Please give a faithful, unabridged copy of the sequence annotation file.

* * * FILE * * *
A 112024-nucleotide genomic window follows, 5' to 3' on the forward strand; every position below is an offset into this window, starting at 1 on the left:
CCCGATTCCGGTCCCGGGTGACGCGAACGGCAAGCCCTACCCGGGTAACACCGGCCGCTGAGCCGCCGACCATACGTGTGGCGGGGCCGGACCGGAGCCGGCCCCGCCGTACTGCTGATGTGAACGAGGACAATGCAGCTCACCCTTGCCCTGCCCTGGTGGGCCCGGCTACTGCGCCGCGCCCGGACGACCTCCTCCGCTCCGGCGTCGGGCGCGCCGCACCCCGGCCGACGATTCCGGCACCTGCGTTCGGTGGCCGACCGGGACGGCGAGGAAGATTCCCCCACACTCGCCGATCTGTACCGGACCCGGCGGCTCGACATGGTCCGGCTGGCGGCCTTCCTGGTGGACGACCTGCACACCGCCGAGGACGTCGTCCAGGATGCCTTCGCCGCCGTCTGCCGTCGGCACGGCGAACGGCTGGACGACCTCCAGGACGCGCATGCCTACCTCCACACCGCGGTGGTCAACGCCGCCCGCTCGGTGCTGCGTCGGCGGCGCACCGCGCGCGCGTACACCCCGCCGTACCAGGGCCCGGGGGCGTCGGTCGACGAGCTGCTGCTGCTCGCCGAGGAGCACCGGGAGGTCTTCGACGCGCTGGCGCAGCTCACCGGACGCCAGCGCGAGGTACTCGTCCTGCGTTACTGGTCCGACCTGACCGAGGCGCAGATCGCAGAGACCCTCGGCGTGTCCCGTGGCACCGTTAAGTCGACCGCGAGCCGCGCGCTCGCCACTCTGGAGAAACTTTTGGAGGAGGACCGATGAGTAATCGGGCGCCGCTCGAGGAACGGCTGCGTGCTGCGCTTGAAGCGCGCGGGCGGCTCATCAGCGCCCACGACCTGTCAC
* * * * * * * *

A 112024-nucleotide genomic window follows, 5' to 3' on the forward strand; every position below is an offset into this window, starting at 1 on the left:
CCCGATTCCGGTCCCGGGTGACGCGAACGGCAAGCCCTACCCGGGTAACACCGGCCGCTGAGCCGCCGACCATACGTGTGGCGGGGCCGGACCGGAGCCGGCCCCGCCGTACTGCTGATGTGAACGAGGACAATGCAGCTCACCCTTGCCCTGCCCTGGTGGGCCCGGCTACTGCGCCGCGCCCGGACGACCTCCTCCGCTCCGGCGTCGGGCGCGCCGCACCCCGGCCGACGATTCCGGCACCTGCGTTCGGTGGCCGACCGGGACGGCGAGGAAGATTCCCCCACACTCGCCGATCTGTACCGGACCCGGCGGCTCGACATGGTCCGGCTGGCGGCCTTCCTGGTGGACGACCTGCACACCGCCGAGGACGTCGTCCAGGATGCCTTCGCCGCCGTCTGCCGTCGGCACGGCGAACGGCTGGACGACCTCCAGGACGCGCATGCCTACCTCCACACCGCGGTGGTCAACGCCGCCCGCTCGGTGCTGCGTCGGCGGCGCACCGCGCGCGCGTACACCCCGCCGTACCAGGGCCCGGGGGCGTCGGTCGACGAGCTGCTGCTGCTCGCCGAGGAGCACCGGGAGGTCTTCGACGCGCTGGCGCAGCTCACCGGACGCCAGCGCGAGGTACTCGTCCTGCGTTACTGGTCCGACCTGACCGAGGCGCAGATCGCAGAGACCCTCGGCGTGTCCCGTGGCACCGTTAAGTCGACCGCGAGCCGCGCGCTCGCCACTCTGGAGAAACTTTTGGAGGAGGACCGATGAGTAATCGGGCGCCGCTCGAGGAACGGCTGCGTGCTGCGCTTGAAGCGCGCGGGCGGCTCATCAGCGCCCACGACCTGTCAC